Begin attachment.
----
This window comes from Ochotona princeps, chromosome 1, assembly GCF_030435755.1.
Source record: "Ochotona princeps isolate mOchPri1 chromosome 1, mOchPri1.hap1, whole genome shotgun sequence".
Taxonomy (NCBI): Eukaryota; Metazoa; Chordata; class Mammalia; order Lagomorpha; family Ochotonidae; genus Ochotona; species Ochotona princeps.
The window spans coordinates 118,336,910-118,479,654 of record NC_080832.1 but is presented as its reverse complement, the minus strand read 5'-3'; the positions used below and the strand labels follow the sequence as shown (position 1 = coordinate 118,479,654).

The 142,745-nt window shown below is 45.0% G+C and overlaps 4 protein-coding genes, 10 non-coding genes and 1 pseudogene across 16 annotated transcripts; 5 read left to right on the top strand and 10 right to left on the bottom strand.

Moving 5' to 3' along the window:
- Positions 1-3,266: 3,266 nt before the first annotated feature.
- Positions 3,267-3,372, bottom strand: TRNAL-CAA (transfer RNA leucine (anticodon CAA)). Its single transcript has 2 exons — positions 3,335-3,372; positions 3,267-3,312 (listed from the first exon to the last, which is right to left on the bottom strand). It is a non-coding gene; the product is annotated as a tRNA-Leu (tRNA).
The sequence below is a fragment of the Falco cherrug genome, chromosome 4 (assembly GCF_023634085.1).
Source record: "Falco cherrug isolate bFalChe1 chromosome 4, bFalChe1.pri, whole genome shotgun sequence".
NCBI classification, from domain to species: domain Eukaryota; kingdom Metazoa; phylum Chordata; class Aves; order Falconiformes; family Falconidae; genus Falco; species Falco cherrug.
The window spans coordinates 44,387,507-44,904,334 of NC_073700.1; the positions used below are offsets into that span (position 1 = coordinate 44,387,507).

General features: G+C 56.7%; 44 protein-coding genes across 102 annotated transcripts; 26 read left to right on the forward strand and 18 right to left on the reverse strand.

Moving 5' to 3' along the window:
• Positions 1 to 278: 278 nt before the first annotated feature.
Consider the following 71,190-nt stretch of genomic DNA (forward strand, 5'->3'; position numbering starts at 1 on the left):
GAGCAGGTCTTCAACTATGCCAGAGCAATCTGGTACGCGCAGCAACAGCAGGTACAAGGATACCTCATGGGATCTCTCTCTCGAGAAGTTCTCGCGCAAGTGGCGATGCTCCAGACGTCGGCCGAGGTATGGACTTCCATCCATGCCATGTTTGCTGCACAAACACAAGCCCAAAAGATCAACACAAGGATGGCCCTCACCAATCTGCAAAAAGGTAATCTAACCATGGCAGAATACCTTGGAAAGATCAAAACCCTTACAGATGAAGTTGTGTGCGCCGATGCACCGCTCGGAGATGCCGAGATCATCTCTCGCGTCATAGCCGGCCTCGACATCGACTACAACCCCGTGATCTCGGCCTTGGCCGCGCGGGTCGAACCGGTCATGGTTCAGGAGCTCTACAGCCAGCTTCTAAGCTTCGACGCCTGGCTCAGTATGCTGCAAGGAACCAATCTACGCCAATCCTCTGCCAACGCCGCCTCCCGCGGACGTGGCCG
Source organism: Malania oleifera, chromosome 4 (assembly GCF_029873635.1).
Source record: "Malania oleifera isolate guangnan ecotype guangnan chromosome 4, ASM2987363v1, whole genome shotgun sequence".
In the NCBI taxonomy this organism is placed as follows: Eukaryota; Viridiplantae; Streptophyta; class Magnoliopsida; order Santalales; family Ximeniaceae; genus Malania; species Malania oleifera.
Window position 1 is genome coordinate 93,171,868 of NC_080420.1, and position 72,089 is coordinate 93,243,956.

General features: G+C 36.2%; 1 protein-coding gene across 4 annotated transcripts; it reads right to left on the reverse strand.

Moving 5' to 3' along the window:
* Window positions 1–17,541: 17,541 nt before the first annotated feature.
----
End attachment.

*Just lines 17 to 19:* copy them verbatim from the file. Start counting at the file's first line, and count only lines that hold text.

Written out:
GAGCAGGTCTTCAACTATGCCAGAGCAATCTGGTACGCGCAGCAACAGCAGGTACAAGGATACCTCATGGGATCTCTCTCTCGAGAAGTTCTCGCGCAAGTGGCGATGCTCCAGACGTCGGCCGAGGTATGGACTTCCATCCATGCCATGTTTGCTGCACAAACACAAGCCCAAAAGATCAACACAAGGATGGCCCTCACCAATCTGCAAAAAGGTAATCTAACCATGGCAGAATACCTTGGAAAGATCAAAACCCTTACAGATGAAGTTGTGTGCGCCGATGCACCGCTCGGAGATGCCGAGATCATCTCTCGCGTCATAGCCGGCCTCGACATCGACTACAACCCCGTGATCTCGGCCTTGGCCGCGCGGGTCGAACCGGTCATGGTTCAGGAGCTCTACAGCCAGCTTCTAAGCTTCGACGCCTGGCTCAGTATGCTGCAAGGAACCAATCTACGCCAATCCTCTGCCAACGCCGCCTCCCGCGGACGTGGCCG
Source organism: Malania oleifera, chromosome 4 (assembly GCF_029873635.1).
Source record: "Malania oleifera isolate guangnan ecotype guangnan chromosome 4, ASM2987363v1, whole genome shotgun sequence".